In 2017, Native American culture became a larger part of crime fiction with some stunning debuts. Also, there was no fear in presenting damaged heroes and families. All of these authors’ first forays into the crime novel were fresh and attention-getting.
After proving his mastery of the short story with his collection, Love And Other Wounds, Jordan Harper proved to be just as skilled in the long form, this rough, violent, and gritty road trip of a criminal father and his fourteen year old on the run from an Aryan gang. A pure crime novel, both beautiful and brutal, that has you caring for its characters on their own terms.
Nail’s Crossing by Kris Lackey
Lackey introduces us to Bill Maytubby, a smart, deceptively self-deprecating officer for the Lighthorseman of the Chickasaw Nations. This first investigation has him and his pal, County Deputy Hannah Bond traveling through their hard scrabble Oklahoma and into Cajun country. An intriguing procedural with humorous characters that balance out the noir-ish plot.
Murder On The Red River by Marcie R. Rendon
Cash, an orphaned 19 year old Anishanabe Indian woman truck driver and pool hustler, helps her guardian the local sheriff when the an activist member of a tribe is found in a wheat field. Rendon, mainly know for her YA work, gives us a detailed life on the Nebraska/Minnesota border while delivering a solid whodunit with one unique, smart heroine.
The Pictures by Guy Bolton
A moody Hollywood thriller with a tarnished cop looking into a producer’s apparent suicide that puts him up against the studio bosses who pay him, the mob that’s muscling in, and his old love. Set against the release of The Wizard of Oz, Bolton creates a time and place both accurate and dreamlike as he delves into wounded men looking for a shot to be better.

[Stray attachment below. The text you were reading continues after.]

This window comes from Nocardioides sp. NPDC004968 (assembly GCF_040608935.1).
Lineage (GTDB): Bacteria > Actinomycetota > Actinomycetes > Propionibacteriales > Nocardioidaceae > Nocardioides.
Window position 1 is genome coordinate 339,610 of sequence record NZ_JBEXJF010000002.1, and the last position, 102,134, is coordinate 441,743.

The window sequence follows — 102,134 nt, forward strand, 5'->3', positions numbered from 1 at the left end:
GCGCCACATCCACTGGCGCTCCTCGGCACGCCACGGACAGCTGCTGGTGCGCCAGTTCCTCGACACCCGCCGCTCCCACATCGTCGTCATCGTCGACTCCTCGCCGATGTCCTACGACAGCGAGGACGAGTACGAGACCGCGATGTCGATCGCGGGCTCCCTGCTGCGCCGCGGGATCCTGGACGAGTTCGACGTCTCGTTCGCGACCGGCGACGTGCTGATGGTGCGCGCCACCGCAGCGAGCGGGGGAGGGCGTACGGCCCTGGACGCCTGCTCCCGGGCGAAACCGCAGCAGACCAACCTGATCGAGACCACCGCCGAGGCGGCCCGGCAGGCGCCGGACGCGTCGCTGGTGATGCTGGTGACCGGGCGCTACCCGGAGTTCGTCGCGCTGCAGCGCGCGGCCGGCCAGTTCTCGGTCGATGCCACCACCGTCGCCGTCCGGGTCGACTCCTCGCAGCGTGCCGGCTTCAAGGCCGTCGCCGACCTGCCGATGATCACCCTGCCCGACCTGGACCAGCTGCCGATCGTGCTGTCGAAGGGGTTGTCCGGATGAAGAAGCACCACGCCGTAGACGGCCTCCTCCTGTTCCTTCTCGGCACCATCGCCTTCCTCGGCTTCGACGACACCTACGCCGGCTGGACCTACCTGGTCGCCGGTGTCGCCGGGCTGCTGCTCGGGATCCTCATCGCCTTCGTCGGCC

A thriller rich in history, place, and people. Using the legal thriller to build suspense and reveal character over a year in a Choctaw community and delve into the fateful history before it, Tomilson deftly crafts a unique story of incredible yet subtle depth.
The Last Place You Look by Kristen Lepionka
Lepionka knows that the most important thing in a PI series is the PI, giving us Roxanne Weary, a tough woman with a lot of complexity and baggage and sharp humor. She also gives a great hook for an investigation with weary on the hunt for the rich, white girlfriend of a black man on death row for killing her parents, who went missing around the the time of the murder of a decade ago. I can’t wait to see more in this series.